January is a funny time for gardeners, we start the new year with plans and seed catalogues and hope. Only to realise there is very little we can plant in January except for a few things and one of those things is Sweet Peas. Sweet peas in January are the gardener’s saviour – something to look forward to in the summer.
Sweet peas (Lathyrus odoratus) are probably the most popular annual flower, being especially prized for their colour and scent. There is nothing nicer in the garden than their heady perfumed smell and no they are not edible but they bring in pollinators for the Organic Vegetable garden and are beautiful in my kitchen.
How to start Sweet peas in January
Sweet peas can be started indoors anytime between October and March. October sowing is better I won’t lie but if like me you completely forgot to do it January is still okay to start them off if you follow these tips.
Sweet peas often have a hard seed coat making them more difficult to germinate. To soften the seed coat, place seeds on a layer of moist kitchen tissue in an airtight container in a warm room, and sow as soon as they swell or begin to sprout. Don’t soak the seeds.
Chip the seeds
This is giving the hard coats a little nick of a gardening knife. This basically tells the seed to start growing, releasing hormones within the seed which in turn initiates germination.
Find the right pots
Sweet peas have long roots that don’t take too kindly to disturbance. you can use root-trainers – long, thin pots. But in a bid to reduce my carbon footprint, and use of plastic, I’m going to use cardboard toilet roll middles this year to sow my sweet peas in. Just fill them to the top with multi-purpose or seed compost and moisten the surface with a little water.
After I’ve filled them up I’ll push one sweet pea seed to about 2cm (3/4 in) below the surface of the compost.
Looking after the seedlings:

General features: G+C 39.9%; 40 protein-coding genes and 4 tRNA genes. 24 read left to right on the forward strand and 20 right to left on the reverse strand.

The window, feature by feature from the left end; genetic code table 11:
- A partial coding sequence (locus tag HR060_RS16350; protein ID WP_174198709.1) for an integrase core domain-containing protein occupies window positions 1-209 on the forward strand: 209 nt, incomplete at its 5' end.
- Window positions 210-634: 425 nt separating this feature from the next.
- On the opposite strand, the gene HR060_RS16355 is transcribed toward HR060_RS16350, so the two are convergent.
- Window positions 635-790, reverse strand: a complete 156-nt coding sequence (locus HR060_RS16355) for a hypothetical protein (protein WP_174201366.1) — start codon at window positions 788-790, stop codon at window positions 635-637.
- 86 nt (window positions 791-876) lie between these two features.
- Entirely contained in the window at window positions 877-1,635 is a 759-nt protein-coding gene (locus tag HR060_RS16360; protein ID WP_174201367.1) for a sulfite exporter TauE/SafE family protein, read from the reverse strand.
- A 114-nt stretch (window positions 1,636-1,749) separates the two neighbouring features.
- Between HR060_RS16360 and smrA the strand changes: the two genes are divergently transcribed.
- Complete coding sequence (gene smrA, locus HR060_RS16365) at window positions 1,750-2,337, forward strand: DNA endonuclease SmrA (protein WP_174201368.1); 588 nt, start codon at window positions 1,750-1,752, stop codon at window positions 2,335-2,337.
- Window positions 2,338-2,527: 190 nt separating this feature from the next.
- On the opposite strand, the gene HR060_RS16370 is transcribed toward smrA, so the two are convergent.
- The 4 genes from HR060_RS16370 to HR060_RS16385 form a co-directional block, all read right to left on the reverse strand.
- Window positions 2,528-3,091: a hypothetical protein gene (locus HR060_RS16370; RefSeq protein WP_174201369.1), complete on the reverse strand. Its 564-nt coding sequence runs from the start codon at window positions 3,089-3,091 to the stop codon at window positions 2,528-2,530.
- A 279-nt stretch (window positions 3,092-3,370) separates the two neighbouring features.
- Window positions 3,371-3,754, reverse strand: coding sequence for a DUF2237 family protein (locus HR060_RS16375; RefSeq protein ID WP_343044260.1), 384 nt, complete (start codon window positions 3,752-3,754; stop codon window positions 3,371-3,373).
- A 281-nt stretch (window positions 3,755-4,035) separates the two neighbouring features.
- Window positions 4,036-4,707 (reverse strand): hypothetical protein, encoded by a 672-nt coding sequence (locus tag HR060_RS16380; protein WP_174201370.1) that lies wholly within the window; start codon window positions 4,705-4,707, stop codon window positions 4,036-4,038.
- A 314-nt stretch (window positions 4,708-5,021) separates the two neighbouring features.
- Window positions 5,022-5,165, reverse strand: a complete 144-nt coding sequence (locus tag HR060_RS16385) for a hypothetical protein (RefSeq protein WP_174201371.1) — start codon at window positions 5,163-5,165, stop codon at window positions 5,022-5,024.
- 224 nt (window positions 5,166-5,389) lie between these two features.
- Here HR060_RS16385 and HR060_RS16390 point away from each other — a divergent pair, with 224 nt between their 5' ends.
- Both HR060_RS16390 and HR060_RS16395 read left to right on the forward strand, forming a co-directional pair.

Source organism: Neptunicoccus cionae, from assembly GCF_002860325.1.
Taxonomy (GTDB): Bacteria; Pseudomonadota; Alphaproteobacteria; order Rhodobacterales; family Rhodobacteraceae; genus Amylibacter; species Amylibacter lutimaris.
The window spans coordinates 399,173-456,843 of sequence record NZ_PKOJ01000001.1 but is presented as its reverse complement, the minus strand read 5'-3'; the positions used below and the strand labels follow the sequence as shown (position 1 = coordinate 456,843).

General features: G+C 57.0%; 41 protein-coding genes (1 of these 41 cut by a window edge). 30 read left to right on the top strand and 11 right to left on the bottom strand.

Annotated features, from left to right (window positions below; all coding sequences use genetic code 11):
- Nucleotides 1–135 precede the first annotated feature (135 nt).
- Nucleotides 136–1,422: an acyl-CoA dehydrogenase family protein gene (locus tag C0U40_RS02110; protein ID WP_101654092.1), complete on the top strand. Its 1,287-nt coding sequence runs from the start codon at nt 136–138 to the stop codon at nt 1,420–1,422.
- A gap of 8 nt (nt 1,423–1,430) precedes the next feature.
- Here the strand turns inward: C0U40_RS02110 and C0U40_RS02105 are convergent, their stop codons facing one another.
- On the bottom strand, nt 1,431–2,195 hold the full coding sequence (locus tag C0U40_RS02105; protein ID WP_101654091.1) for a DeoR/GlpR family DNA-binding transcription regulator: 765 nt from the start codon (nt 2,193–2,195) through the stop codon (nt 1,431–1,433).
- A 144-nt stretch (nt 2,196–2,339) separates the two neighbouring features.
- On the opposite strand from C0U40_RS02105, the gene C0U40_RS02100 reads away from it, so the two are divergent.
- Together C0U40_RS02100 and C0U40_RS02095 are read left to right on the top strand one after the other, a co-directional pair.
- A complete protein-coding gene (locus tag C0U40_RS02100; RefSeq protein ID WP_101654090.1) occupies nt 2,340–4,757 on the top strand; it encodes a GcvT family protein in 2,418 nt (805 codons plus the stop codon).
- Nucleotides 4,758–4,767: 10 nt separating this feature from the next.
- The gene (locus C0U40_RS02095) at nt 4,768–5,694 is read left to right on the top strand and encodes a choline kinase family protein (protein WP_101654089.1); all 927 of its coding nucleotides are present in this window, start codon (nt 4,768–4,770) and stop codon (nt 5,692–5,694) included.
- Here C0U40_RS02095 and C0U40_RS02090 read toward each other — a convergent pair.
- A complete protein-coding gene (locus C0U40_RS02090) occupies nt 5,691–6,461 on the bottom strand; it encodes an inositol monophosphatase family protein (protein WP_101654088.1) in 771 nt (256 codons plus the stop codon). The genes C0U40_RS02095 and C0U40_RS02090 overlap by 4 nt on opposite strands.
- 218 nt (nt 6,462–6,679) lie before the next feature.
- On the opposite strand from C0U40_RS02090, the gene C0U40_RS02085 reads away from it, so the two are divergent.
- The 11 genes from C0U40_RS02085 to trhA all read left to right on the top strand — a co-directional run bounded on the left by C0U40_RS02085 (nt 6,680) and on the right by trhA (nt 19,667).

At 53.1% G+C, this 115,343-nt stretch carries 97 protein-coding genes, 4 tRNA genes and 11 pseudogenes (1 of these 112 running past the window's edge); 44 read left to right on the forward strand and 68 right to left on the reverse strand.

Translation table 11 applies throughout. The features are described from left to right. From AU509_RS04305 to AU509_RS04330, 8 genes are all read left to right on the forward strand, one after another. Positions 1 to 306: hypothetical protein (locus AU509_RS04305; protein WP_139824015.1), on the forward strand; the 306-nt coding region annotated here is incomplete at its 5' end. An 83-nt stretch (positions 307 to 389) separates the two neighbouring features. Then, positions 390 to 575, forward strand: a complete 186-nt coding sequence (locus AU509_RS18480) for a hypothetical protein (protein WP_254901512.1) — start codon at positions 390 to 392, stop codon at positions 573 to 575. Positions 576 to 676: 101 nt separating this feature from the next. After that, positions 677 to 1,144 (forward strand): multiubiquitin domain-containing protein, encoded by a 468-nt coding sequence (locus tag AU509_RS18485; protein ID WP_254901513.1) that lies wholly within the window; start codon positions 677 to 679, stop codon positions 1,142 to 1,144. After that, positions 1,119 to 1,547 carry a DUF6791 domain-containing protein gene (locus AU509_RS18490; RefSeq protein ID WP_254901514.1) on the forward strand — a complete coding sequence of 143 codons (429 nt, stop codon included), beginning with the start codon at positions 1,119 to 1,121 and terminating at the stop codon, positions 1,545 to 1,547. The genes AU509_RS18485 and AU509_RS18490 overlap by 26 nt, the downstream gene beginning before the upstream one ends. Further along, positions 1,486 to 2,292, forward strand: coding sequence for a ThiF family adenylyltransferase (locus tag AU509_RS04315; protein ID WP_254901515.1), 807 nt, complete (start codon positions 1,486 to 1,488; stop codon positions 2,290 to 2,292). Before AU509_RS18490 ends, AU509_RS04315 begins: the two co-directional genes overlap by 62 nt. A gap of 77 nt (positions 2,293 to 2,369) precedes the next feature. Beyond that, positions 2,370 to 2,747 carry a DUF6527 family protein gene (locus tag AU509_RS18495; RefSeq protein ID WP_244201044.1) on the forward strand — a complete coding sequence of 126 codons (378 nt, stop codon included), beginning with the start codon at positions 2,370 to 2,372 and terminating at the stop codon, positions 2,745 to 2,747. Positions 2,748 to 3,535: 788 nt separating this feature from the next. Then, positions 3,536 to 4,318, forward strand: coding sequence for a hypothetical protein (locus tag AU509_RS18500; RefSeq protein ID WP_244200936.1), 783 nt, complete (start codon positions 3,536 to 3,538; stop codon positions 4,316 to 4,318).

I’ll leave them in my utility room until they germinate- basically anywhere that has an ambient temperature of 15°C (59°F). I’ll cover them with a propagator lid for humidity until they germinate and then they’re outside by day on mild days when they are around 7cm (3in) to harden them off until they are ready to plant out in March or April- depending on how our winter fares.
When every seedling has three to four pairs of leaves pinch out the top to encourage side branches and more flowers.
- Remember to protect young plants from Slugs
- Drought and temperature stress causes scorched foliage and bud drop. Protect young plants if significant temperature drop is forecast, and always harden off indoor raised plants before planting out. Water during dry weather and avoid getting the foliage and blossom wet
- Seedlings may grow weak and leggy, which is caused by insufficient light and excess warmth. If this occurs, move seedlings to a cooler and brighter spot
Pruning and training
Sweet peas are usually allowed to scramble up pea sticks, canes wigwams or trellis. Alternatively, use post and netting supports. Use dwarf bush-type sweet peas for pots, hanging baskets or as ground cover.
For a long and regular supply of blooms:
Cut flowers frequently, before they produce seed pods and enjoy the gorgeous smell that these pretty flowers bring into your home.
Varieties of Sweet peas to start in January ( from l-r)
- Sweet Pea Seeds – Spencer Special Mix – A bright colour range that makes excellent cut flowers. Seed selected from first-class sweet peas, many of them fragrant.
- Sweet Pea Seeds – Melody Mix – A superb, re-selected bicolour mixture, containing larger flowers than many other bicolours; and sweetly scented!
- Sweet Pea Seeds – Cupani – Species introduced to Britain in 1699 by a monk: Brother Cupani. Bicoloured flowers, maroon upper petals with violet ‘wings’, making lovely cut flower posies with a beautiful deep scent.
If you have finished all your 10 Jobs you can do in the Organic Vegetable Garden- Early January you can sow some Sweet peas in January and start your garden off.
Hope you enjoyed this post and happy gardening if you are looking for more things to do in the Garden in January
- Chitting Potatoes in January – How and Why
- Winter Feeding the birds in your Garden
- Growing Spinach in Winter
And today if you sign up for the Snapshot and Snippets newsletter you get free garden printables to help you start your vegetable garden.
Share this post ====>